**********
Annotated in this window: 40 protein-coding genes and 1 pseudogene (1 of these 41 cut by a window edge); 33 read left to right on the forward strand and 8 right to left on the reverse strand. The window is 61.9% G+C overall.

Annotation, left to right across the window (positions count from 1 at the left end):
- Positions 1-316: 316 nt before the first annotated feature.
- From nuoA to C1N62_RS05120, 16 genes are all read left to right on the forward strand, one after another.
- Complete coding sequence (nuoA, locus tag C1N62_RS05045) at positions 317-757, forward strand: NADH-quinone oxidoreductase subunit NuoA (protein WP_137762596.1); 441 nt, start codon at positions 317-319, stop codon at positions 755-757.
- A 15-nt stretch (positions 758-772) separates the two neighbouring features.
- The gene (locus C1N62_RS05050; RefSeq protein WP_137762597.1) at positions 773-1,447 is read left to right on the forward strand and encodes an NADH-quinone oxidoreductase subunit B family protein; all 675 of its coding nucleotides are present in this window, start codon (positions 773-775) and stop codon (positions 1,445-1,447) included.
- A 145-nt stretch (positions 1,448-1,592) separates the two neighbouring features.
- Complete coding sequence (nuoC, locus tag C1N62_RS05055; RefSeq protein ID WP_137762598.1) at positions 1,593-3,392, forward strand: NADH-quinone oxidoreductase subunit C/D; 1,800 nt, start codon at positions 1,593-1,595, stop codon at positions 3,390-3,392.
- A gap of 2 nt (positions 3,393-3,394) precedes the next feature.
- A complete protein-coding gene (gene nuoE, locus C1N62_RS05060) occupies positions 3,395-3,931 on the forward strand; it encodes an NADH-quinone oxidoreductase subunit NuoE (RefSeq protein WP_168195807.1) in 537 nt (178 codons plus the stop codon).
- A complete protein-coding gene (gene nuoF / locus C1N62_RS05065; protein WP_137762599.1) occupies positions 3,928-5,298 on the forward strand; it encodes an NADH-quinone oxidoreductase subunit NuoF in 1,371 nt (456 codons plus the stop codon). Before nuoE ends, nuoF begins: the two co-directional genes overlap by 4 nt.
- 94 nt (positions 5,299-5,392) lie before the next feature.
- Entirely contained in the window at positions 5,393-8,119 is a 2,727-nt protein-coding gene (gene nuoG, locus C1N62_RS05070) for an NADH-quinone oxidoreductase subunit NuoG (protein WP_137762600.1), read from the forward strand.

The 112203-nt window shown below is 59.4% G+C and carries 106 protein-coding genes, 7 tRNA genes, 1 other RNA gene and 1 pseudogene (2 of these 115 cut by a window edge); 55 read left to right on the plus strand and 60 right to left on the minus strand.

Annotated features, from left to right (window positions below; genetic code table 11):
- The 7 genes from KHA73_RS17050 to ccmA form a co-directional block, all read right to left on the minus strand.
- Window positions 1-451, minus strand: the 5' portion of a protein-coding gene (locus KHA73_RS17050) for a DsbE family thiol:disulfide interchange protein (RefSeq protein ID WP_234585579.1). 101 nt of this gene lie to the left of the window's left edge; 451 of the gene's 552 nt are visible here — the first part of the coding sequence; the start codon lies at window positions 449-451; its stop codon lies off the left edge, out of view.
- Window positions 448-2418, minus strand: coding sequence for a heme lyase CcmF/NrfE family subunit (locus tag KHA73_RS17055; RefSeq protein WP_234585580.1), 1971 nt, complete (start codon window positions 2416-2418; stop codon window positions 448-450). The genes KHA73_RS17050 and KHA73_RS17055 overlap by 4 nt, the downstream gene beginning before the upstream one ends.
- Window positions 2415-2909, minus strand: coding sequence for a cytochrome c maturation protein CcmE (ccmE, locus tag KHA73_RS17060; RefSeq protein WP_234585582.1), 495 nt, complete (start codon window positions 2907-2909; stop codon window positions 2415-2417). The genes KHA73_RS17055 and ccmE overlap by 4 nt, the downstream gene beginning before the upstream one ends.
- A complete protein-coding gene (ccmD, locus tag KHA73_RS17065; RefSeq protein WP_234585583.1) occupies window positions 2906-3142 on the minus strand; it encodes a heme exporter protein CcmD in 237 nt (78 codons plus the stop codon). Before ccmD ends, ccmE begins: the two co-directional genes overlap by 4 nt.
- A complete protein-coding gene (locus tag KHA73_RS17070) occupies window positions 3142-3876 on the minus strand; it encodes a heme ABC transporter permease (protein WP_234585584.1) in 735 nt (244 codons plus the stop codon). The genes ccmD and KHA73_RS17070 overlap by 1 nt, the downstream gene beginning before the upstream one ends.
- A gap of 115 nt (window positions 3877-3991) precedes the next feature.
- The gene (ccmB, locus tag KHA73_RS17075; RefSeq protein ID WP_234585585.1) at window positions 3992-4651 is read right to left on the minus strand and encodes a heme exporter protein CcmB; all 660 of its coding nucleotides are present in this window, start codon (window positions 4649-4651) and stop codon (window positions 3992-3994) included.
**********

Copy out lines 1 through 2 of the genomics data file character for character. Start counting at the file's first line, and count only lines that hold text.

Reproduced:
Annotated in this window: 40 protein-coding genes and 1 pseudogene (1 of these 41 cut by a window edge); 33 read left to right on the forward strand and 8 right to left on the reverse strand. The window is 61.9% G+C overall.

Annotation, left to right across the window (positions count from 1 at the left end):